Being a good communicator with your MSP helps you to experience a rather painless recruiting and onboarding process. MSPs can aggregate your recruitment process to smooth a potentially cumbersome system. Program managers need to educate hiring managers on what to expect and what their role is in the process, which then can help yield the best results.
Let’s start with a new project. A recently hired IT manager in your company needs to supplement his existing team with three developers. The CW program manager explains the ropes to the IT manager, who then proceeds on his own in the interests of time and the fact that in his department, using temporary workers is common. After gaining verbal approval from his VP to augment his team, he contacts the MSP to discuss the best way to get the finest resources to supplement his team and speed up the development process.
That’s just the beginning. The MSP tells the hiring manager how to log into the VMS and enter requisitions. The manager follows instructions and submits his order. After that, the order goes through the approval process with ease, with his VP approving it in the system quickly. The process is rather painless so far and the hiring manager only had to explain his project needs first to the VP and then to the MSP.
But here’s actually what transpires.
The Inner Workings
The order goes to all the preferred suppliers, and the MSP receives 27 calls from suppliers and recruiters, clarifying and prioritizing the skills. By the following morning the MSP has had conversations with the suppliers’ recruiters about their candidates, shortlisted the candidates from 50 to 10 to fill the three positions and has sent you potential interview time slots via Outlook. The MSP contacts you to confirm interview schedules and plans the logistics. The MSP provides the hiring manager with a schedule, the candidate resumes/CVs, and cover letters, and the hiring manager is ready to complete the process. The candidates begin arriving at their designated interview time.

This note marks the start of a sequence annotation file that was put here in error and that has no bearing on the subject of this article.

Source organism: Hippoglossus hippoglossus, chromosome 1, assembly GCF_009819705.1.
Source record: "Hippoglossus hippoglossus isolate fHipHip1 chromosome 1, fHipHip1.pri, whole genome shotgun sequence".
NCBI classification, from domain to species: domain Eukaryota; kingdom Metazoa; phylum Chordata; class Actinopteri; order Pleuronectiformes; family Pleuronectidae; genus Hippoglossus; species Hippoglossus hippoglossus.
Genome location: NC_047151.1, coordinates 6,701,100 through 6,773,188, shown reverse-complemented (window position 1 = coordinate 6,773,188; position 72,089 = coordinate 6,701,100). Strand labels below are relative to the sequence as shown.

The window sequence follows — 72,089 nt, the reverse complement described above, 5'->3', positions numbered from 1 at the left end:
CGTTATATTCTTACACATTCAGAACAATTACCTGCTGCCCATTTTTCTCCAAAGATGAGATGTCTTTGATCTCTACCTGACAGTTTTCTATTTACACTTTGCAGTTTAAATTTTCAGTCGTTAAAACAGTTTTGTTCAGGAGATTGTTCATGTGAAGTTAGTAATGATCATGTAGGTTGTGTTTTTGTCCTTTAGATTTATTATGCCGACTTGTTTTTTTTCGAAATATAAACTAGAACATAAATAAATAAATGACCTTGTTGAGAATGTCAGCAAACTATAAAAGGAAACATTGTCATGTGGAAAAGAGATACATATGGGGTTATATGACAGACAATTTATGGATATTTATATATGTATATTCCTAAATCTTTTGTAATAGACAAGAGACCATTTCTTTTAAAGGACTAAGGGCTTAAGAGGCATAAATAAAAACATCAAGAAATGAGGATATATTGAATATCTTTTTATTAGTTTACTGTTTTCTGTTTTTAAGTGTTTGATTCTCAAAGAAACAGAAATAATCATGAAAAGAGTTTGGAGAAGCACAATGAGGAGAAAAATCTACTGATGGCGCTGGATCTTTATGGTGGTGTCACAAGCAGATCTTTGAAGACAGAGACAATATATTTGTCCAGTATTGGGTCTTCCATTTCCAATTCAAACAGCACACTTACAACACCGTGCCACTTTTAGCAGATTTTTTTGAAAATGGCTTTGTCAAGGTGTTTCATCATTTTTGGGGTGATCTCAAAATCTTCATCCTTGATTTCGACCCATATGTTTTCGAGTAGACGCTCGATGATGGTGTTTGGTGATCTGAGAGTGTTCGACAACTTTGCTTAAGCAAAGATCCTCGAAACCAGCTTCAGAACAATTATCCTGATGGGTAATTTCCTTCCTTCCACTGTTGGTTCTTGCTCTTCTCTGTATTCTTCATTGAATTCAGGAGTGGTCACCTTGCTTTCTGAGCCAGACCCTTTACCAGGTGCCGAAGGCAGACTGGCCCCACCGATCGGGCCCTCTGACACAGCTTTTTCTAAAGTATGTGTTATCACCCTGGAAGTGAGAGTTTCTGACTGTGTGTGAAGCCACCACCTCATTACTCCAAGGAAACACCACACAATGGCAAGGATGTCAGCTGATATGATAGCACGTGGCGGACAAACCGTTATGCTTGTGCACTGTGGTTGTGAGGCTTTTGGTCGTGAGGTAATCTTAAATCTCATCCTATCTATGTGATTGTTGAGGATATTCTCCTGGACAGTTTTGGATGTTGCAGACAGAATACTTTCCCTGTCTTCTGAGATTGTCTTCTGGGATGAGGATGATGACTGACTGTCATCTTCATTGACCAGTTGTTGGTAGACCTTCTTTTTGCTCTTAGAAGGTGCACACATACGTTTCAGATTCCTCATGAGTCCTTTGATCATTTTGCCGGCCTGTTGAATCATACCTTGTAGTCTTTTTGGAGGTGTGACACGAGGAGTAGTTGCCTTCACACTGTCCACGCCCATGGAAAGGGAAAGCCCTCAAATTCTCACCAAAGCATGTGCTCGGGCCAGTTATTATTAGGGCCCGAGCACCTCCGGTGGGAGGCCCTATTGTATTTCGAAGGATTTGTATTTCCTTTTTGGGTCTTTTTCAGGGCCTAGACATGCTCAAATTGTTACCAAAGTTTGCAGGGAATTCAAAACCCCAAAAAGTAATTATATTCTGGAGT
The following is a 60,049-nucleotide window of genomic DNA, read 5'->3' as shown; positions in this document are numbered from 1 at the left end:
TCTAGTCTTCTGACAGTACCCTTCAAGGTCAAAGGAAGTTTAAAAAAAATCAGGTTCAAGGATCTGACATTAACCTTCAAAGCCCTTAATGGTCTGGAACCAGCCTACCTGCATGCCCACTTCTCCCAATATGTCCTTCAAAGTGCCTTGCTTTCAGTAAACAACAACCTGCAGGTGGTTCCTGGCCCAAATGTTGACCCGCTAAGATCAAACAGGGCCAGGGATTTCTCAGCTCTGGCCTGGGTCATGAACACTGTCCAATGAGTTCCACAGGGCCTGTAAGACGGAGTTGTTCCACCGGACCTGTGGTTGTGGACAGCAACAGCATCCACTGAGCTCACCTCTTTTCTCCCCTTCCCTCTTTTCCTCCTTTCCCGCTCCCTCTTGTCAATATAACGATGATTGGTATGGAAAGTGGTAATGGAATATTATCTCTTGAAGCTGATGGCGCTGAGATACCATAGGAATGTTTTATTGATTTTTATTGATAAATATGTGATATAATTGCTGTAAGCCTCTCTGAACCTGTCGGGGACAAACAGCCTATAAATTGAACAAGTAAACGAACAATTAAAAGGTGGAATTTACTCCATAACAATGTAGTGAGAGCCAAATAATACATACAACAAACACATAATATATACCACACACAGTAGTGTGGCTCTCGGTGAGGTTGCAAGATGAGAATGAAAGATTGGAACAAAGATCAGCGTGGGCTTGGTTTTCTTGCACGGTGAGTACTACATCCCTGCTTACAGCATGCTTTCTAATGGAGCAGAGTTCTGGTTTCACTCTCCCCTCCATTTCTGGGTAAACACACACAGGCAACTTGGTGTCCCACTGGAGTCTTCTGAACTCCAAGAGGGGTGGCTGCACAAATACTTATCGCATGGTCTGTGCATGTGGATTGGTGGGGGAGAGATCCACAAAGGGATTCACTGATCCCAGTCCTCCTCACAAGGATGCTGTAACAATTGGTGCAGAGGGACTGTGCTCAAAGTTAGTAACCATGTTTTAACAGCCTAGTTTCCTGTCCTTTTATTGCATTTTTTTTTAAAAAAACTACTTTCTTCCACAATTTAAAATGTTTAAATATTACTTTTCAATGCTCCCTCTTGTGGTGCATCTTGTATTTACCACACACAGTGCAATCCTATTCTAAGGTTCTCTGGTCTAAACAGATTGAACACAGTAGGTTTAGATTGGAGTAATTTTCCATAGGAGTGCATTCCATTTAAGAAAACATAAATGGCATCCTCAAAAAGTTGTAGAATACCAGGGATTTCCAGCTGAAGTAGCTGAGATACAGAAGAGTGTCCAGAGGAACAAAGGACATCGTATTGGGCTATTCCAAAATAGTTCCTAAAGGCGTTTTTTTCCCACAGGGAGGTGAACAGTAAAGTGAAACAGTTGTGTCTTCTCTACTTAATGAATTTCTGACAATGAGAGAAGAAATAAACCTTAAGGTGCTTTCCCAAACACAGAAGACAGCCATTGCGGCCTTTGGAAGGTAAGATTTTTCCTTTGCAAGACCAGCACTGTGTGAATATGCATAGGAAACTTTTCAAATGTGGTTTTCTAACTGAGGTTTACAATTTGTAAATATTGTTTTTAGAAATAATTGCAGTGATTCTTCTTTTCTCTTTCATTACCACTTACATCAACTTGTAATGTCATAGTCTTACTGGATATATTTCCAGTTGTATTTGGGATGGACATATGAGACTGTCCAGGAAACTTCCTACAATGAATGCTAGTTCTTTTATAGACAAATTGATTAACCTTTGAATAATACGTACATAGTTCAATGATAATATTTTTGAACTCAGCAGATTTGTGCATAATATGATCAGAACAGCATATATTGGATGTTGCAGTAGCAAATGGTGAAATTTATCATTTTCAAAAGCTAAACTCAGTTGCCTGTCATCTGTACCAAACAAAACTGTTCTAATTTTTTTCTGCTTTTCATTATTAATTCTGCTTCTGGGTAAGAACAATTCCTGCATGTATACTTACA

The interviews go well. In fact, the hiring manager feels he can build his team from this pool of candidates. The MSP checks in after the interviews to get feedback on each candidate, which is then passed on to the suppliers. You have chosen your three candidates, but the MSP’s job is still not done. The rates for your preferred candidates are very different. The MSP suggests that it contact the suppliers and negotiate the rates to be more in line with each other, once rates have been secured, the MSP also contacts the suppliers of the rejected candidates. Within 24 hours, the candidates accept the positions and agree on a start and end date for the project.
The MSP contacts the suppliers to begin the onboarding process and complete all onboarding activities. The candidates show up for their first day of work, with badges, work space, computers, systems access, and they are ready to be productive on their first day of work. The MSP checks in at the end of the first day for feedback and again at the end of the first week to make certain that the individuals are progressing as expected.
Understanding how your CW program office and MSP functions will hold you in good stead and improve your hiring manager experience. There are companies that have small CW programs with insufficient manpower to help all requests for getting temp workers on board. Making sure your hiring managers are familiar with the temporary worker hiring process and the MSP will pay off. Be sure they and you are clear about what skills each job requires. Add regular communications with your MSP to that and you will increase hiring manager satisfaction and be assured of good quality contingents.